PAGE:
Petition 72 is not an underground movement but a clear, open, and direct challenge to the party and its leaders, not simply from the people but from elements within the party as well.
Thus far, the alternative constitution has received well over 12,000 online signatures. Compared to the more than 40 million supporters claimed by the government with respect to its amended constitution, it would appear that Petition 72 is dead on arrival.
Yet, if this is the case, the government should have little objection to holding a referendum on the matter and offering the people a choice between the government’s amended constitution and Petition 72. If the government’s amendments are of the people’s mind, as the party suggests, then an overwhelming vote in favor of said amendment should be expected.
Faced with these two choices, the decision for what kind of Vietnam the people should itself be left to the people; and these two choices facing the people are the status quo and, for all intents and purpose, terra nova.
Despite the fears of the unknown—change of any sort is always fraught with difficulties and various unknowns—and despite the government’s assertions that support for its amendments number some 40 million Vietnamese, it is hard not to feel change in the air.
A referendum on the alternative constitution would settle the people’s wishes clearly and most effectively; however, any referendum would have to submit to international scrutiny, including the presence of observers at voting stations, so as to eliminate or at least prevent instances of voting irregularities and government intimidation. In what could be a watershed moment for Vietnam, the integrity of the referendum must be preserved and protected.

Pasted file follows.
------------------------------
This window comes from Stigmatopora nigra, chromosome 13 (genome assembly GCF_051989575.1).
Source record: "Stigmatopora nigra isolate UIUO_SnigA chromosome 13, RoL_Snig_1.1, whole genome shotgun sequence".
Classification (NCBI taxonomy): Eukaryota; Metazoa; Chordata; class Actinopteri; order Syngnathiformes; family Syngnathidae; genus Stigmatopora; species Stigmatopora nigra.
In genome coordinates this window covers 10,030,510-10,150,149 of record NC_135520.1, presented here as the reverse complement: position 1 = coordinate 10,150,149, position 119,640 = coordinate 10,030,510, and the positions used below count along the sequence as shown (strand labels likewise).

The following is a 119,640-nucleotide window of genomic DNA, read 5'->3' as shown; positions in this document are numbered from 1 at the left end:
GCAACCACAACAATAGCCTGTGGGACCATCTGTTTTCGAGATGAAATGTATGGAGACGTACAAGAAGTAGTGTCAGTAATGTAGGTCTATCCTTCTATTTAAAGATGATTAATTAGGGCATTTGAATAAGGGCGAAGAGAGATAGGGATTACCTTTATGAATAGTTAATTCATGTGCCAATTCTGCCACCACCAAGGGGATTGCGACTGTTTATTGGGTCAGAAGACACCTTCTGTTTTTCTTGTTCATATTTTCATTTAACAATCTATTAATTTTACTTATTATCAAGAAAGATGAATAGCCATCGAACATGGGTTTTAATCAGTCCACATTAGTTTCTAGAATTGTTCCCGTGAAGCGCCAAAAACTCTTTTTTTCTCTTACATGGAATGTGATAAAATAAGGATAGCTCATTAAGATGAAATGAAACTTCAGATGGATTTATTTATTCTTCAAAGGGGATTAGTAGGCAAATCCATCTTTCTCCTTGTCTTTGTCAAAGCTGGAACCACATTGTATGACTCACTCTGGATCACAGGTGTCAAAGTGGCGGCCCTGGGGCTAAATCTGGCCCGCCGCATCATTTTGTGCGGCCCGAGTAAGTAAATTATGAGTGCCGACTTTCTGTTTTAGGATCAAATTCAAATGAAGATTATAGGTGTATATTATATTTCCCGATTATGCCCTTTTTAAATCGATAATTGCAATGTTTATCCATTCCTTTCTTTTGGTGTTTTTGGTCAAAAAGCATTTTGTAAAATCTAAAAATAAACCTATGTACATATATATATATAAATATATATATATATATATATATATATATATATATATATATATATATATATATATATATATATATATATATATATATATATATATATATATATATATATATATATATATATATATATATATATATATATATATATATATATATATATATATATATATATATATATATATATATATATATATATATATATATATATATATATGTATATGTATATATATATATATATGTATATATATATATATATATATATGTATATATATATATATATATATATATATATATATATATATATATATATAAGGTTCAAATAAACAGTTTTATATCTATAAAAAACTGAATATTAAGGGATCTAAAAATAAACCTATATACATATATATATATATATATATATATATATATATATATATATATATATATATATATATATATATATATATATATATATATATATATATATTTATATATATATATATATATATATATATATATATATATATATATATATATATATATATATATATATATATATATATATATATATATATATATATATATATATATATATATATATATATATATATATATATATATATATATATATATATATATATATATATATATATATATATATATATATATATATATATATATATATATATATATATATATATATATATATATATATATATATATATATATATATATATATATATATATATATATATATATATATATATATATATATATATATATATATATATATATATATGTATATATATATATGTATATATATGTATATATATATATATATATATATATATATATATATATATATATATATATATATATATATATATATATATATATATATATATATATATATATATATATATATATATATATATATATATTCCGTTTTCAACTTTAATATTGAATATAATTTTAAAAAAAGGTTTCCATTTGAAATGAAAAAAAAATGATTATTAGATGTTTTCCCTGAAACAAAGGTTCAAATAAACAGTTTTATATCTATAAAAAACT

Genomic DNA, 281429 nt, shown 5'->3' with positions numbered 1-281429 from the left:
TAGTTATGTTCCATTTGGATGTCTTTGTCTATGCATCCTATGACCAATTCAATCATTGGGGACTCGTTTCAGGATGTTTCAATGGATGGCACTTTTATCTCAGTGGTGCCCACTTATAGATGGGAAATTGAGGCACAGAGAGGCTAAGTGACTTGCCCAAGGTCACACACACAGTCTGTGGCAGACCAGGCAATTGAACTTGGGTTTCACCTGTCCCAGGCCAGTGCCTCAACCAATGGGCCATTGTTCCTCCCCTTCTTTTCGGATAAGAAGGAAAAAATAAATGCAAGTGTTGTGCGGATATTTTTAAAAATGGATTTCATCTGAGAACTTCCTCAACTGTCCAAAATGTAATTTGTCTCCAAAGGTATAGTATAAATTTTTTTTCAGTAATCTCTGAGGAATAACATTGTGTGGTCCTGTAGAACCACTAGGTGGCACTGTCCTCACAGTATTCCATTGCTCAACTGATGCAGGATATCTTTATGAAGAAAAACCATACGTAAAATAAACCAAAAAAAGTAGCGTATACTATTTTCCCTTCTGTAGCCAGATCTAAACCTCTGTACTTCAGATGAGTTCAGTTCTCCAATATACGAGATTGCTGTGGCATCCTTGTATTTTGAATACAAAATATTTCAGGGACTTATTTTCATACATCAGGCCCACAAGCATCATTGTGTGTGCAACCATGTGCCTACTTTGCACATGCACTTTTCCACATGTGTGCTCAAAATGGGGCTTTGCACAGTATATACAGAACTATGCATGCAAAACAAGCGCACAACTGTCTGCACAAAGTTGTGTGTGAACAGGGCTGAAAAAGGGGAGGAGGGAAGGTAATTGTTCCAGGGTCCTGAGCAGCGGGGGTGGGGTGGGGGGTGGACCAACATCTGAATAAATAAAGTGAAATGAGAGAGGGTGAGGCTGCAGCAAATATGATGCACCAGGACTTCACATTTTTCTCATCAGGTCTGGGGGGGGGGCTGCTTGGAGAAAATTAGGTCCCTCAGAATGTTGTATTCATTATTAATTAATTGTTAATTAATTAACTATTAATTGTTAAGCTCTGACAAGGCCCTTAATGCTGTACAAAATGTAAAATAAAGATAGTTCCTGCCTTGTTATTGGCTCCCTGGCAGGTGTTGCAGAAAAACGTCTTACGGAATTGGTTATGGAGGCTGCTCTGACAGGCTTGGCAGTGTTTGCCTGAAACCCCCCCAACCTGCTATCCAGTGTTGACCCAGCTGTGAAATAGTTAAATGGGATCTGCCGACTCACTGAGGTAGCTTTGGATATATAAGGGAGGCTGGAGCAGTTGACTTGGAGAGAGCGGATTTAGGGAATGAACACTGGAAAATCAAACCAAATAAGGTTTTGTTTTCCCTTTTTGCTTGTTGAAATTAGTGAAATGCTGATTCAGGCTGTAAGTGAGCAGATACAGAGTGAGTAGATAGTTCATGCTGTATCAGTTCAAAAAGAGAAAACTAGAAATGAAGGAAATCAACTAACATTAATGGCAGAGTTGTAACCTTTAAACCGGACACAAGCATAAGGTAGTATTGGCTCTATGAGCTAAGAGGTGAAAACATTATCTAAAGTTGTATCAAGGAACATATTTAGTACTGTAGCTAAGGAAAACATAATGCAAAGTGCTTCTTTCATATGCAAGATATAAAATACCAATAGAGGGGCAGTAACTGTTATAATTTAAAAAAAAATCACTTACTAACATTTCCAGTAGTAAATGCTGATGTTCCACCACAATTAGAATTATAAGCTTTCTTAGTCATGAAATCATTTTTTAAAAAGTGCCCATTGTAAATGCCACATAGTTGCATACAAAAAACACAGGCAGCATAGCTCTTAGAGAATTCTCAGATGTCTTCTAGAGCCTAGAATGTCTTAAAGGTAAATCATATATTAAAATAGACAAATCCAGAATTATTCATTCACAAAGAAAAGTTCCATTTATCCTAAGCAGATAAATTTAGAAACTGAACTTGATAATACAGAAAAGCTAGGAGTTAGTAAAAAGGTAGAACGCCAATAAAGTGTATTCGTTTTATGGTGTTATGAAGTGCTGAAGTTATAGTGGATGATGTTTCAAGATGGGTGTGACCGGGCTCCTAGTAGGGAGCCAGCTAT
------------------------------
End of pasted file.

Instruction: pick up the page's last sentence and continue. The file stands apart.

Regardless of Petition 72′s success or failure, the political landscape in Vietnam has undoubtedly changed. Where there was only previously talk of political reform, oftentimes led by activist bloggers and citizens, the government simply cracked down and silenced the opposition. Now, however, with members within Communist Party speaking out and for reform, it appears reform is not only probable but also within reach.
Whether the government cedes to a referendum or not, there may be no stopping this sudden surge for political reform. If not Petition 72 then it will be something else. The dam has broken and the Communist regime, much like citizens of a village directly in the path of the flood, has a choice to make: it can get out of the way and move on, or it can be swept away by the tides of inevitability.
(Khanh Vu Duc is a part-time law professor at the University of Ottawa who researches on Vietnamese politics, international relations and international law. He is a frequent contributor to Asia Sentinel and BBC Vietnamese Service.)
Khanh VU DUC, LL.L., LL.B., MPA
Barrister, Solicitor & Notary Public